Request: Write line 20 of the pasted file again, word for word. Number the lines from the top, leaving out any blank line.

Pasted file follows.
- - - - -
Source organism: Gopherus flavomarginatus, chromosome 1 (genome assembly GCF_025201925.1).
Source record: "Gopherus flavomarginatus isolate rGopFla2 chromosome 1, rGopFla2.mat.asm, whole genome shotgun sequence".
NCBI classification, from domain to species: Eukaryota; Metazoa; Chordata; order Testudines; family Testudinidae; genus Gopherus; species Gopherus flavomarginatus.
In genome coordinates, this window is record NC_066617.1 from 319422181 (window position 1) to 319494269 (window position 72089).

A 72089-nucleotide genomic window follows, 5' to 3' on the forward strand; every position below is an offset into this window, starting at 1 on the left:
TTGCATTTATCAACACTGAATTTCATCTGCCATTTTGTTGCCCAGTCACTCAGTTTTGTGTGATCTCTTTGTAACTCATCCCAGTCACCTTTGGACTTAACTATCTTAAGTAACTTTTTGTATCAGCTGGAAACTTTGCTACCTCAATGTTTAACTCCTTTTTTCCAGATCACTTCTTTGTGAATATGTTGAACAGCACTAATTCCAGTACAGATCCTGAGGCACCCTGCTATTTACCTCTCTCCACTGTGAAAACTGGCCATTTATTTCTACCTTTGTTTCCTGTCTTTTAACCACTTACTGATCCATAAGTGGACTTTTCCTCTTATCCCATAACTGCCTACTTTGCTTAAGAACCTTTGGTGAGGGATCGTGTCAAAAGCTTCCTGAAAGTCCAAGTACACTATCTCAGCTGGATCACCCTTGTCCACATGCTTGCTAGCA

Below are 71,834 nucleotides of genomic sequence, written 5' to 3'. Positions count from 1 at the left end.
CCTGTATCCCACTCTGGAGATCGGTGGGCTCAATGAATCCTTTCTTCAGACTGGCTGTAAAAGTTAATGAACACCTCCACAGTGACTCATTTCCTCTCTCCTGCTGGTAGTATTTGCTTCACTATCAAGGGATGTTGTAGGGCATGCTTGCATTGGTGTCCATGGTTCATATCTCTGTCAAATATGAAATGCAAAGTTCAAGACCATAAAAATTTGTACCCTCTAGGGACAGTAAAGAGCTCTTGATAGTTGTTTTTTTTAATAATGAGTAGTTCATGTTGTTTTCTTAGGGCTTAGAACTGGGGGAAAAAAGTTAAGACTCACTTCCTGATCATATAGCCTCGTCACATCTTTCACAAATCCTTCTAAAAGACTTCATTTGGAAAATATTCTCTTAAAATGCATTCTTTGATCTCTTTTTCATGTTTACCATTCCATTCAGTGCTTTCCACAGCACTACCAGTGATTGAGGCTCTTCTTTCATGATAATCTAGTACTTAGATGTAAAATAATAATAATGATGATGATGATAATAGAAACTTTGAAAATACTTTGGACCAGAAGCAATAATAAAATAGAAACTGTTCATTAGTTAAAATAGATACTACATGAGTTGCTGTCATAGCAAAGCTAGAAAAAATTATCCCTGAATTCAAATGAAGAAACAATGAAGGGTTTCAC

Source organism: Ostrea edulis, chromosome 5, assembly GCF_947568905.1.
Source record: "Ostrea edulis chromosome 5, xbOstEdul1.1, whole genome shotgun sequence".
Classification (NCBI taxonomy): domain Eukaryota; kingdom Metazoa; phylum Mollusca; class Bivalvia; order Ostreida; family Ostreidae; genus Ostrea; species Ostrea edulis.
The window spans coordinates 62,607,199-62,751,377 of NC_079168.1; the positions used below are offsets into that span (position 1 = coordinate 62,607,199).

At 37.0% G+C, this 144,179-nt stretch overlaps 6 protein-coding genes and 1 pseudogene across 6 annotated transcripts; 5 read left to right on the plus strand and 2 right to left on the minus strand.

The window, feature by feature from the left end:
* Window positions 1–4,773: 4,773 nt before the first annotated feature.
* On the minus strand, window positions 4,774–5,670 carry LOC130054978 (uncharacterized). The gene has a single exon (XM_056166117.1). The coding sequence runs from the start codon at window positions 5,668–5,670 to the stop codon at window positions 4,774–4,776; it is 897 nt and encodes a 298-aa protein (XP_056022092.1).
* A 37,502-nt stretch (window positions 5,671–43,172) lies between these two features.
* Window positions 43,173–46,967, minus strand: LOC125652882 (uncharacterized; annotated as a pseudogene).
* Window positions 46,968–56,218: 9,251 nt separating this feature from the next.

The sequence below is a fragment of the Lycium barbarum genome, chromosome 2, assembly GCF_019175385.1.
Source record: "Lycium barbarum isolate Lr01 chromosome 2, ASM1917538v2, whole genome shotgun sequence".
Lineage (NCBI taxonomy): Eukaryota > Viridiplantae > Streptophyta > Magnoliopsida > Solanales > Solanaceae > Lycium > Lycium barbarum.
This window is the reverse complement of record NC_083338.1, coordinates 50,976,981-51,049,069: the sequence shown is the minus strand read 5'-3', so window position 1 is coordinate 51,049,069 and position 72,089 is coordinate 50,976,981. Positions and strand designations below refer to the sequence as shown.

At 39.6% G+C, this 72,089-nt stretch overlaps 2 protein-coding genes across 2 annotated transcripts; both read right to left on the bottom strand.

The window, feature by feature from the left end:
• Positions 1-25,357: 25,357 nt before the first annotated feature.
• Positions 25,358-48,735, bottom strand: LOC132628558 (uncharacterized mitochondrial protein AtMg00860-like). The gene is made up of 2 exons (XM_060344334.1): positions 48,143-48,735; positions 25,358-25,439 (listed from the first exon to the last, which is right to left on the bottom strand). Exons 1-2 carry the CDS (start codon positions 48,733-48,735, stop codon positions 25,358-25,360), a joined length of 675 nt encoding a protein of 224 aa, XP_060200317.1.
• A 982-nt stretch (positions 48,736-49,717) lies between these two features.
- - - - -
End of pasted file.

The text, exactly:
The sequence below is a fragment of the Lycium barbarum genome, chromosome 2, assembly GCF_019175385.1.